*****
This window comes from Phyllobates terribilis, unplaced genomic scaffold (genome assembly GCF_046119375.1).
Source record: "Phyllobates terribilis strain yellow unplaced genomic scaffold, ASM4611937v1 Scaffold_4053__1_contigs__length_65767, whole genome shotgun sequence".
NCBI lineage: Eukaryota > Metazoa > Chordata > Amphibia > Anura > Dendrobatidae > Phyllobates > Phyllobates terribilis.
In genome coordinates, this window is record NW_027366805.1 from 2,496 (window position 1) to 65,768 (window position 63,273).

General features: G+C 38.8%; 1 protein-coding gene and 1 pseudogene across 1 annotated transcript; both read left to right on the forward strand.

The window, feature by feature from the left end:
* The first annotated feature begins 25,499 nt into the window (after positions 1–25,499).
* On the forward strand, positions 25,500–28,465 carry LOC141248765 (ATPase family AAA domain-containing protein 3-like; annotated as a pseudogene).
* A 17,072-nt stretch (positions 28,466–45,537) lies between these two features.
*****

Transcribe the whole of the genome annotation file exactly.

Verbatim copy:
This window comes from Phyllobates terribilis, unplaced genomic scaffold (genome assembly GCF_046119375.1).
Source record: "Phyllobates terribilis strain yellow unplaced genomic scaffold, ASM4611937v1 Scaffold_4053__1_contigs__length_65767, whole genome shotgun sequence".
NCBI lineage: Eukaryota > Metazoa > Chordata > Amphibia > Anura > Dendrobatidae > Phyllobates > Phyllobates terribilis.
In genome coordinates, this window is record NW_027366805.1 from 2,496 (window position 1) to 65,768 (window position 63,273).

General features: G+C 38.8%; 1 protein-coding gene and 1 pseudogene across 1 annotated transcript; both read left to right on the forward strand.

The window, feature by feature from the left end:
* The first annotated feature begins 25,499 nt into the window (after positions 1–25,499).
* On the forward strand, positions 25,500–28,465 carry LOC141248765 (ATPase family AAA domain-containing protein 3-like; annotated as a pseudogene).
* A 17,072-nt stretch (positions 28,466–45,537) lies between these two features.